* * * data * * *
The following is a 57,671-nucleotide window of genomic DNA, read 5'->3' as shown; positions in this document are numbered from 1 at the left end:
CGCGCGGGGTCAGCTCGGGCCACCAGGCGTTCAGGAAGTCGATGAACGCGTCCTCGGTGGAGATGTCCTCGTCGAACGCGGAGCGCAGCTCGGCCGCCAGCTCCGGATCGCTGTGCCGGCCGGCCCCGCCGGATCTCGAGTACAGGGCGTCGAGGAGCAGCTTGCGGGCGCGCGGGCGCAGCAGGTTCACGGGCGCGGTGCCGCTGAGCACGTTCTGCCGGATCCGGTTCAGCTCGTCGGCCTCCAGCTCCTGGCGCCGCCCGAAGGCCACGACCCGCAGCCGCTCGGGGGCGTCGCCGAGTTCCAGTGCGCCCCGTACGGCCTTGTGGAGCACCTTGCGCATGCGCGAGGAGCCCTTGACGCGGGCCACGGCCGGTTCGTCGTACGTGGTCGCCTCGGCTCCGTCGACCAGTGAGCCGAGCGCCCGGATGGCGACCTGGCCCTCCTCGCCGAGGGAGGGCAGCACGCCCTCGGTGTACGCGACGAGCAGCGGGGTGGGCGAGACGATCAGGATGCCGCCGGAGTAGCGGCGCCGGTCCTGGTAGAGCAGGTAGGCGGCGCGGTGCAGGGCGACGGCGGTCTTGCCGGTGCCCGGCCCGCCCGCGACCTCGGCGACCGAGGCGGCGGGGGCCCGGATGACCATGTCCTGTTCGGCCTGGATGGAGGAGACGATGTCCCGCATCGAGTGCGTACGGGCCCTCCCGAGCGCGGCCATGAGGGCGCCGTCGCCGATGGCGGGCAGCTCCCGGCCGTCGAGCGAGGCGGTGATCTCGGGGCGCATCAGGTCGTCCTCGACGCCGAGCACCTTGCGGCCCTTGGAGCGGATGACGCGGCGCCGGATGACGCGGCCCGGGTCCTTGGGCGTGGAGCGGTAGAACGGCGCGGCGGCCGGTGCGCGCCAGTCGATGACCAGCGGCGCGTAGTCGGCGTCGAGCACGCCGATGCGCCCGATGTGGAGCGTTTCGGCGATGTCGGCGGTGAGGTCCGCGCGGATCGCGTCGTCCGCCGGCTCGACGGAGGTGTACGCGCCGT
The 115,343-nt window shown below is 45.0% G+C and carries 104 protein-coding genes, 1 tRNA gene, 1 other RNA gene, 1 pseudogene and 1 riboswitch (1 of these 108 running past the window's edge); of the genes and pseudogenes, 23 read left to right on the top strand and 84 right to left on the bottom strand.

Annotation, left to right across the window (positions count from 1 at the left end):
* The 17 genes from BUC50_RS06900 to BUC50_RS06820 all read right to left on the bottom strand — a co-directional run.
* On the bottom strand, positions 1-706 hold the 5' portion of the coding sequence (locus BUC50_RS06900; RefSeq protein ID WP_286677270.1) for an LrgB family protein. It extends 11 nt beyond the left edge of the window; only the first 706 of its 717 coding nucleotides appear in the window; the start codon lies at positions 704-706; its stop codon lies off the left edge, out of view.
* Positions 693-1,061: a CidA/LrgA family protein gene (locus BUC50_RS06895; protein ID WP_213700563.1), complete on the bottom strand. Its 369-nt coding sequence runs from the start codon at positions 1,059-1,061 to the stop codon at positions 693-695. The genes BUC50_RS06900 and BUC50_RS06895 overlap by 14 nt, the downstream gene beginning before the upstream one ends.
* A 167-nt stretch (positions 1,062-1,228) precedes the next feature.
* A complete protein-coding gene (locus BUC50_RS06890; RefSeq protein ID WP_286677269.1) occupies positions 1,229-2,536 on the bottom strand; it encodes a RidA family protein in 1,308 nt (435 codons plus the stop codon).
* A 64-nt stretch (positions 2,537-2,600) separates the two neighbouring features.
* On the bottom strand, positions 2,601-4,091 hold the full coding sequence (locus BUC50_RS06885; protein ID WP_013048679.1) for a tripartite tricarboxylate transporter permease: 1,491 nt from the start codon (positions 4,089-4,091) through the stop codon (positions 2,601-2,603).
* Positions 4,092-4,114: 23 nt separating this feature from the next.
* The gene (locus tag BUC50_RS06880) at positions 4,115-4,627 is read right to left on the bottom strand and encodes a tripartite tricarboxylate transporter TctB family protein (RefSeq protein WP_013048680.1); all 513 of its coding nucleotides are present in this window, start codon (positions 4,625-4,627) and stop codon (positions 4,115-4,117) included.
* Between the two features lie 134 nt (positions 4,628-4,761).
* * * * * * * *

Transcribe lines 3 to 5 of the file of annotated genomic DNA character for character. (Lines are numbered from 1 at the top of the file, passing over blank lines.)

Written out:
The 115,343-nt window shown below is 45.0% G+C and carries 104 protein-coding genes, 1 tRNA gene, 1 other RNA gene, 1 pseudogene and 1 riboswitch (1 of these 108 running past the window's edge); of the genes and pseudogenes, 23 read left to right on the top strand and 84 right to left on the bottom strand.

Annotation, left to right across the window (positions count from 1 at the left end):
* The 17 genes from BUC50_RS06900 to BUC50_RS06820 all read right to left on the bottom strand — a co-directional run.